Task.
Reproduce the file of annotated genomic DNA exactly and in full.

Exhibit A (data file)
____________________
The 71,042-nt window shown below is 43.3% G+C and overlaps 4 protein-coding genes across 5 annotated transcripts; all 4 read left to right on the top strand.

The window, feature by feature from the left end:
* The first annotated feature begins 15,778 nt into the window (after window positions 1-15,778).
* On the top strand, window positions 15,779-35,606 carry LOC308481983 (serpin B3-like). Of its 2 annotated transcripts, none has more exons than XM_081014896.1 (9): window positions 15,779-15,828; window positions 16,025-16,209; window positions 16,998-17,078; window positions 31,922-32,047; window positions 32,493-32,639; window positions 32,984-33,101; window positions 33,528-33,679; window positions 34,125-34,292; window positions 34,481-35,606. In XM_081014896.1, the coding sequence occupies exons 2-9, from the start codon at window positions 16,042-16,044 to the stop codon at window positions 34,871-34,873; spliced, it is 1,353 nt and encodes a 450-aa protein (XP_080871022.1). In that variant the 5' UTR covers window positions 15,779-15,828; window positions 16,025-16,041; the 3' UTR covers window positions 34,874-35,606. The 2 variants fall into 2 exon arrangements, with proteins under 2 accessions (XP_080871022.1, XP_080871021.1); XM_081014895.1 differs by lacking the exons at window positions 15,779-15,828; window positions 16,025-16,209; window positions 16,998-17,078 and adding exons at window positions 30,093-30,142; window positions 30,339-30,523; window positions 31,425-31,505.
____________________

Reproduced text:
The 71,042-nt window shown below is 43.3% G+C and overlaps 4 protein-coding genes across 5 annotated transcripts; all 4 read left to right on the top strand.

The window, feature by feature from the left end:
* The first annotated feature begins 15,778 nt into the window (after window positions 1-15,778).
* On the top strand, window positions 15,779-35,606 carry LOC308481983 (serpin B3-like). Of its 2 annotated transcripts, none has more exons than XM_081014896.1 (9): window positions 15,779-15,828; window positions 16,025-16,209; window positions 16,998-17,078; window positions 31,922-32,047; window positions 32,493-32,639; window positions 32,984-33,101; window positions 33,528-33,679; window positions 34,125-34,292; window positions 34,481-35,606. In XM_081014896.1, the coding sequence occupies exons 2-9, from the start codon at window positions 16,042-16,044 to the stop codon at window positions 34,871-34,873; spliced, it is 1,353 nt and encodes a 450-aa protein (XP_080871022.1). In that variant the 5' UTR covers window positions 15,779-15,828; window positions 16,025-16,041; the 3' UTR covers window positions 34,874-35,606. The 2 variants fall into 2 exon arrangements, with proteins under 2 accessions (XP_080871022.1, XP_080871021.1); XM_081014895.1 differs by lacking the exons at window positions 15,779-15,828; window positions 16,025-16,209; window positions 16,998-17,078 and adding exons at window positions 30,093-30,142; window positions 30,339-30,523; window positions 31,425-31,505.